successes is unlikely with a probability of 0.05 or less.
(  ) ≤ 0.05
Random Variables
Rare Event Rule for Inferential Statistics
If, under a given assumption(such that a coin is fair), the probability of a
particular observed event (such as 992 heads in 1000 tosses of a coin) is
extremely small, we conclude that the assumption is not correct.
• Unusually high number of successes: x successes among n trials is an
unusually high number of successes if the probability of x or more
successes is unlikely with a probability of 0.05 or less.
(  ) ≤ 0.05
• Unusually low number of successes: x successes among n trials is an
unusually low number of successes if the probability of x or fewer
successes is unlikely with a probability of 0.05 or less.
(  ) ≤ 0.05
Random Variables
x (# of peas
with green
pods)
P(x)
0
0+
1
0+
2
0.004
3
0.023
4
0.087
5
0.208
6
0.311
7
0.276
8
0.100
a) Find the probability of getting exactly 3
peas with green pods .
b) Find the probability of getting 3 or fewer
peas with green pods.
c) Which Probability is relevant to
determine whether 3 is an unusually low
number of peas with green pods: the result
from part (a) or part (b).
d) Is 3 and unusually low number of peas
with green pods? Why or why not?
Random Variables
x (# of peas
with green
pods)
P(x)
0
0+
1
0+
2
0.004
3
0.023
4
0.087
5
0.208
6
0.311
7
0.276
8
0.100
a) Find the probability of getting exactly 3
peas with green pods . 0.023
b) Find the probability of getting 3 or fewer
peas with green pods.
c) Which Probability is relevant to
determine whether 3 is an unusually low
number of peas with green pods: the result
from part (a) or part (b).
d) Is 3 and unusually low number of peas
with green pods? Why or why not?
Random Variables
x (# of peas
with green
pods)
P(x)
0
0+
1
0+
2
0.004
3
0.023
4
0.087
5
0.208
6
0.311
7
0.276
8
0.100
a) Find the probability of getting exactly 3
peas with green pods . 0.023
b) Find the probability of getting 3 or fewer
peas with green pods. 0.027
c) Which Probability is relevant to
determine whether 3 is an unusually low
number of peas with green pods: the result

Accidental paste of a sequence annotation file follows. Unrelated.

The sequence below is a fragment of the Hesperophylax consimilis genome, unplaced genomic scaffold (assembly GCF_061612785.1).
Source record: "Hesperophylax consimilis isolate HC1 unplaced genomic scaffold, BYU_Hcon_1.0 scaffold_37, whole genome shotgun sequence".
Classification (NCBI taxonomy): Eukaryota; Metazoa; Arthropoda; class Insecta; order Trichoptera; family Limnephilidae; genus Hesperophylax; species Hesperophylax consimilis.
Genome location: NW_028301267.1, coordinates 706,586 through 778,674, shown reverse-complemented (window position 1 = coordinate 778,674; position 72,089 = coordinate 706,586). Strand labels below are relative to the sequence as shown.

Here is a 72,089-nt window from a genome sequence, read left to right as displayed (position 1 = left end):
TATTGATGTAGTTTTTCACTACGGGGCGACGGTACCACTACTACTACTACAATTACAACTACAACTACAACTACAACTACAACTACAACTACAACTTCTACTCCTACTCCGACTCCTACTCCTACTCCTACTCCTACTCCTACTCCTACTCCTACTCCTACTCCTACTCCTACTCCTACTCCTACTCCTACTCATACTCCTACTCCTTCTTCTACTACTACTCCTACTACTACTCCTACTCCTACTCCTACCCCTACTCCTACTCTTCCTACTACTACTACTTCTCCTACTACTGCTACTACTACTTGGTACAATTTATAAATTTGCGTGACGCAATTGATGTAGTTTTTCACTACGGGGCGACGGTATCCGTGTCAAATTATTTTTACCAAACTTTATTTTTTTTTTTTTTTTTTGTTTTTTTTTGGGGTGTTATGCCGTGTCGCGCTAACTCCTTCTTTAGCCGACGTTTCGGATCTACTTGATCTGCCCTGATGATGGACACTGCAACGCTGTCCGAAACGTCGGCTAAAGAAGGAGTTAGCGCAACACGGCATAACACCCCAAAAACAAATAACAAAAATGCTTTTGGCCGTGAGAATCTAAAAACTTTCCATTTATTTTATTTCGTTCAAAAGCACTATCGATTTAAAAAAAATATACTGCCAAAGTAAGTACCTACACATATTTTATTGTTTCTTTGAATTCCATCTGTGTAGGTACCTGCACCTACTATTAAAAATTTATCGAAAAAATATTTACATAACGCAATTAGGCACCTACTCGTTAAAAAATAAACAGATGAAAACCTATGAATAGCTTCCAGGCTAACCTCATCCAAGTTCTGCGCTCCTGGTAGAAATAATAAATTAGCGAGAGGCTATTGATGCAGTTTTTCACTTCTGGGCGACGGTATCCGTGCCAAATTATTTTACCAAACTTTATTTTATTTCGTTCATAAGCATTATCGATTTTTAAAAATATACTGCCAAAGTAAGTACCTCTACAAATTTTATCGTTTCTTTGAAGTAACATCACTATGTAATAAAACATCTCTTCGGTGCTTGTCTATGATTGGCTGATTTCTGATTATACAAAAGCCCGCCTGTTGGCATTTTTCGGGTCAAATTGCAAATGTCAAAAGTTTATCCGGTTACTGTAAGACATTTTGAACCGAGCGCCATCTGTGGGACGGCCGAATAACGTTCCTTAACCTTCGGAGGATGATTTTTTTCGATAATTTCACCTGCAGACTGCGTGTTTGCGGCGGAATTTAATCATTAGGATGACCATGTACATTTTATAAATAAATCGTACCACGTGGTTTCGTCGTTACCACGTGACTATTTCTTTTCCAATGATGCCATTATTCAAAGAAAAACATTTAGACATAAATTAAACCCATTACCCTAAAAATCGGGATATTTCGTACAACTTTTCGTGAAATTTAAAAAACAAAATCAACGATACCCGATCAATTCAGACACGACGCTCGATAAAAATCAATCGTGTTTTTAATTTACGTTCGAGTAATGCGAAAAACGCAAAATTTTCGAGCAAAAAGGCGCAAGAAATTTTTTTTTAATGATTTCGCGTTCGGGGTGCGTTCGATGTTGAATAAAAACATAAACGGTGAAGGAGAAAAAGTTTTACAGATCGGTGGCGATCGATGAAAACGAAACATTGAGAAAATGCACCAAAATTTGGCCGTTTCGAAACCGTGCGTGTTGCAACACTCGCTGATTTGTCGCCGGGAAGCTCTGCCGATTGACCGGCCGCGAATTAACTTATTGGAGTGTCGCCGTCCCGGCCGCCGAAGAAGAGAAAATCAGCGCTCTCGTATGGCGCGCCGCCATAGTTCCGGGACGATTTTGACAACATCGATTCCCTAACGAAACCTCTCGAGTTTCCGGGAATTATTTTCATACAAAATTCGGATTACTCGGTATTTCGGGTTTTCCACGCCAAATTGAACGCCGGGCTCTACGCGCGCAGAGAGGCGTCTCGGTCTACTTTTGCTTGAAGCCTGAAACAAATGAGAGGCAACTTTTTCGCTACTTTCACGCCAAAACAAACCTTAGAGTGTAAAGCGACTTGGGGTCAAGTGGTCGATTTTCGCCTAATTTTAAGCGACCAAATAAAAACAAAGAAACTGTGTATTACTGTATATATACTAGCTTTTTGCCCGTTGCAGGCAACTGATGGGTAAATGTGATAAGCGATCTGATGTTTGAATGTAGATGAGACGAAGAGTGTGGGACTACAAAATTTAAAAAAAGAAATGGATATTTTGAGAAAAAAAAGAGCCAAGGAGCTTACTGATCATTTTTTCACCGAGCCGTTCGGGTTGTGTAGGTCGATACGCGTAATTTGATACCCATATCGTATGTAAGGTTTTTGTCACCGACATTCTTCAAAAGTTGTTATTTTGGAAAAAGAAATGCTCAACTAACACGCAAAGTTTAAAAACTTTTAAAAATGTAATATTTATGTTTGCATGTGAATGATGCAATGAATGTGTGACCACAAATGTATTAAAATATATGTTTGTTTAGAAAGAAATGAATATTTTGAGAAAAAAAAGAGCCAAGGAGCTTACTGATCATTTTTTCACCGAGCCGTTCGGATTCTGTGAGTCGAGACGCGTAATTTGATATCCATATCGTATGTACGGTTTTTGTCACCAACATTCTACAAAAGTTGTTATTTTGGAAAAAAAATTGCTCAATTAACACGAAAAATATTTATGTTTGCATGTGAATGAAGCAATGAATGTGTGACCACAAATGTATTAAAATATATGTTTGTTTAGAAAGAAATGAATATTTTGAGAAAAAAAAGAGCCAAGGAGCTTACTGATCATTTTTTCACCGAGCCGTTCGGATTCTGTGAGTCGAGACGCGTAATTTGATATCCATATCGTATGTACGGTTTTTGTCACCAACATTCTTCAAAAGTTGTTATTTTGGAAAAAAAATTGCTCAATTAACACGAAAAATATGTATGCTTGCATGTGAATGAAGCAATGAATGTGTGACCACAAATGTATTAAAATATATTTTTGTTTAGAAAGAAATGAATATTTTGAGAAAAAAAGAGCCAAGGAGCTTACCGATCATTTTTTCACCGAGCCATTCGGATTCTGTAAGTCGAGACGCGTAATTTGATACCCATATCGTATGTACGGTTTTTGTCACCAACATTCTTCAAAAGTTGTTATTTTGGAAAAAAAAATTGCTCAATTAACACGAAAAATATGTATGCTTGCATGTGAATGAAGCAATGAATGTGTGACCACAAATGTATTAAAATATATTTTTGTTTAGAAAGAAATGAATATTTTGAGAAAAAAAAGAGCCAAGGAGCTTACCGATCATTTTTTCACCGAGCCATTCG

from part (a) or part (b).
d) Is 3 and unusually low number of peas
with green pods? Why or why not?
Random Variables
x (# of peas
with green
pods)
P(x)
0
0+
1
0+
2
0.004
3
0.023
4
0.087
5
0.208
6
0.311
7
0.276
8
0.100
a) Find the probability of getting exactly 3
peas with green pods . 0.023
b) Find the probability of getting 3 or fewer
peas with green pods. 0.027
c) Which Probability is relevant to
determine whether 3 is an unusually low
number of peas with green pods: the result
from part (a) or part (b). Part (b)
d) Is 3 and unusually low number of peas
with green pods? Why or why not?
Random Variables
x (# of peas
with green
pods)
P(x)
0
0+
1
0+
2
0.004
3
0.023
4
0.087
5
0.208
6
0.311
7
0.276
8
0.100
a) Find the probability of getting exactly 3
peas with green pods . 0.023
b) Find the probability of getting 3 or fewer
peas with green pods. 0.027
c) Which Probability is relevant to
determine whether 3 is an unusually low
number of peas with green pods: the result
from part (a) or part (b). Part (b)
d) Is 3 and unusually low number of peas
with green pods? Why or why not? Yes
since   ≤ 3 = 0.027 ≤ 0.05
Random Variables
Expected Value
The expected value of a discrete random variable is denoted by E, and it
represents the mean value of its outcomes. It is obtained by finding the
value of [ ∙   ]
= [ ∙   ]
Random Variables
Expected Value
The expected value of a discrete random variable is denoted by E, and it
represents the mean value of its outcomes. It is obtained by finding the
value of [ ∙   ]
= [ ∙   ]
Random Variables
You are considering placing a bet on the number 7 in
roulette or red for roulette.
Random Variables
• If you bet \$5 on the number 7 in roulette, the
probability of losing \$5 is 37/38 and the probability
making a net gain of \$175 is 1/38. Let’s find the
expected value if you bet on 7.
Random Variables
• If you bet \$5 on the number 7 in roulette, the
probability of losing \$5 is 37/38 and the probability
making a net gain of \$175 is 1/38. Let’s find the
expected value if you bet on 7.
Event

()
⋅ ()
Lose
−5
37/38
−\$4.87
\$175
1/38
\$4.61
Win(net)
Total
−\$0.26
Random Variables
• If you bet \$5 on red, the probability of losing \$5 is
20/38 and the probability making a net gain of \$5 is
18/38. Let’s find the expected value if you bet on
red.
Random Variables
• If you bet \$5 on red, the probability of losing \$5 is
20/38 and the probability making a net gain of \$5 is
18/38. Let’s find the expected value if you bet on
red.
Event

()
⋅ ()
Lose
−\$5
20/38
−\$4.87
\$5
18/38
\$4.61
Win(net)
Total
−\$0.26
Homework!!!
• 5-2: 1-17 odd ,21, 25, 27
```